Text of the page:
Frontline World

Cambodia - Pol Pot's Shadow, October, 2002

Synopsis of "Pol Pot's Shadow"

In Search of Justice

Historical Analysis: The U.S. and Cambodia

The Rapper, the Dancer, and the Storyteller

Learn more about Cambodia

Genocide, War Crimes, Politics




Sophiline Shapiro - The Dancer
DancersSophiline Cheam Shapiro tells FRONTLINE/World how classical dance helped her understand and communicate her experience under the Khmer Rouge. This interview has been edited for clarity.

You were 8 years old when the Khmer Rouge invaded Phnom Penh and took power in Cambodia. Did you understand what was happening at the time?

I knew that something scary and dangerous and confused was coming. But I didn't really know much. You know, the moment I left my home and on my way to the countryside, it was like, wow, it was hard because I was pushing a cart full of our possessions across a bridge, uphill and downhill. It was hard, but there was at least some sense of excitement -- you know, you get out of your home, you get to go to somewhere.

But then things become difficult and scary when you see the Khmer Rouge truck drive through the crowd with guns, and things like that, and screaming and yelling at people about moving faster. That was really scary.

Under the Khmer Rouge you and other children were taught songs. What do you remember about these songs?

Well, these songs gave me, as a child, a delusion ... about having a prosperous Cambodia. And even though I was walking to work or from work with an empty stomach and crying and hungry, I was singing that song. And the reason I sang that song is that I couldn't sing any other. That's the only song I was allowed to sing ... . Any other song, including traditional and pop songs from before 1975, was not allowed.

And so this was a moment that we were forced to forget the past. To disassociate ourselves from the past, from history. It was only about this new history, about everyday survival ...

Singing a song was something that gave me some kind of spiritual energy to keep going ...

After the Khmer Rouge were overthrown, how did classical dance help you to address the trauma of what you and others had experienced during their rule?

Every time I think about the tragic (events) that happened to me, to my family and to my people during the Khmer Rouge, I have to think also about something that is beautiful about my culture and about my country. And one thing that is beautiful is the dance and music.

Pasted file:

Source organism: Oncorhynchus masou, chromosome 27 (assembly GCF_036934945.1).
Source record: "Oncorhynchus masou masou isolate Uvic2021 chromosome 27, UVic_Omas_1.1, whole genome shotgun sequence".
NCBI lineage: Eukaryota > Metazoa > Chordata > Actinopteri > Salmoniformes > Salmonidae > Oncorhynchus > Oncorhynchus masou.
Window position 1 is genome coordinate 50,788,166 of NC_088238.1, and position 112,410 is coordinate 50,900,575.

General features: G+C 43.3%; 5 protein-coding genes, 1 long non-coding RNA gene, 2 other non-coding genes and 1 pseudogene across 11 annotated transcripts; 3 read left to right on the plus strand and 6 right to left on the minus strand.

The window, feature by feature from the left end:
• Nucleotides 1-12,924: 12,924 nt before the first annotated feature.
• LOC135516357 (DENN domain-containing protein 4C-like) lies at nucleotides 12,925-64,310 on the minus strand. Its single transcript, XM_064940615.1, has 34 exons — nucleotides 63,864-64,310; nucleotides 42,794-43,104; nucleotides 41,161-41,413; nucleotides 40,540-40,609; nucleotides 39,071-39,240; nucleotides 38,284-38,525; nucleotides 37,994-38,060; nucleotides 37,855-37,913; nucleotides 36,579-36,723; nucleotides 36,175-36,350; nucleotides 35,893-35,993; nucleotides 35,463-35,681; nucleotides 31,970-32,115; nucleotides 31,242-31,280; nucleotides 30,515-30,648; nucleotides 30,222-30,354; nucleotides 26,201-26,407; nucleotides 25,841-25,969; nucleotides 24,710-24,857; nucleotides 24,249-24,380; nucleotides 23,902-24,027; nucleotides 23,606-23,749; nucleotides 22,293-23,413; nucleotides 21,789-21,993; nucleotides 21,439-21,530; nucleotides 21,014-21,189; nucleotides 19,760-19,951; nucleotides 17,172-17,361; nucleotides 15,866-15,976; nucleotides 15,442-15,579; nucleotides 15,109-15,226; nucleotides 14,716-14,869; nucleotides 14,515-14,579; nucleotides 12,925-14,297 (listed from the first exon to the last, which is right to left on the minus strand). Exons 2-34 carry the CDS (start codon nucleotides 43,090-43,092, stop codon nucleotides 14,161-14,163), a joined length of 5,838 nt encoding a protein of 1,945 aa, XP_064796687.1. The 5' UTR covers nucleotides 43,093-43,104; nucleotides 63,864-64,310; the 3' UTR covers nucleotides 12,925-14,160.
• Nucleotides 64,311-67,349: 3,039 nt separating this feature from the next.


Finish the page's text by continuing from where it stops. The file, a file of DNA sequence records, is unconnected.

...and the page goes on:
You became a classical dance apprentice when you were 14. Can you describe the classical dance you studied?

Technically and asthetically, Cambodian dance has very slow and stylized movements that use hand gestures to communicate and to translate the lyrics to the audience ...

It functions as a medium that connects Earth to heaven.

Very intricate hand gestures express belief -- when you put your hand flat or all your four fingers together and then you tuck your thumb to the front and that is belief. If you put your finger into a point, a pointing gesture, that represents a tree, and when the tree grows up, it has leaves. And then if you put your thumb and your index finger together and then spread the other three finger apart, that is the flower. So the tree has the flower. And then, fruit: When you put your thumb and the middle finger and form a circle and then you put the three other finger backward, the tree has fruit. And when the fruit get ripe it drops, and when it drops the seed just falls into the ground and grows up as a tree again. So these are just the four basic hand gestures that embody the meaning of the circle of nature, the circle of life. And that's the theme that classical dance usually focuses on.

Old photo of dancersTell me about the costume you wear when performing classical Cambodian dance.

The costume that we wear is very elaborate. It's decorated with sequins and beads and arranged in a very unique pattern to Cambodia. We use silk skirts which have very beautiful patterns, and we also wear headressess ... we wear (costumes) and gold-painted jewelry to transform the dancer into the divine being ... .

This is how we connect the earth and heaven, by transforming the dancer into the divine being, and the divine being descends from heaven to bless the earth with peace and prosperity.

In 1990, you did Samritechak ("dark prince"), your Cambodian classical dance adaptation of Othello. Can you comment on the metaphors and symbolism you use to allude to the Khmer Rouge in your dance performance of Samritechak?

Well, I felt very upset or angry that nowadays no one among the Khmer Rouge leadership admits that they did anything to Cambodia. They never take any responsibility. And so I made Othello take responsibility ... . Of course, it's too late, but at least he express guilt and takes responsibility for his actions, for the fact that he killed an innocent wife. He is guilty.

What was the audience's reaction to seeing your version of Othello for the first time?

The audience was very supportive ... many of them said they were impressed that I produced some new work that brought the two cultures together ... but some of the audience was kind of confused. They didn't really get the story line.

When you're onstage, performing classical Cambodian dance, what thoughts go through your mind?

Classical dance is like a moving meditation. When I dance, I usually focus on ... generating feelings of compassion and meditation. I do forget about things around me. ... I feel very calm, very giving and very detached. I'm not desiring to go anywhere, to get anything ... I feel compassion and calm, and emptiness. But emptiness, in this case, is also to feel full, complete.

Back to Sophiline Shapiro introduction

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Photos courtesy of Michael Burr and James Wasserman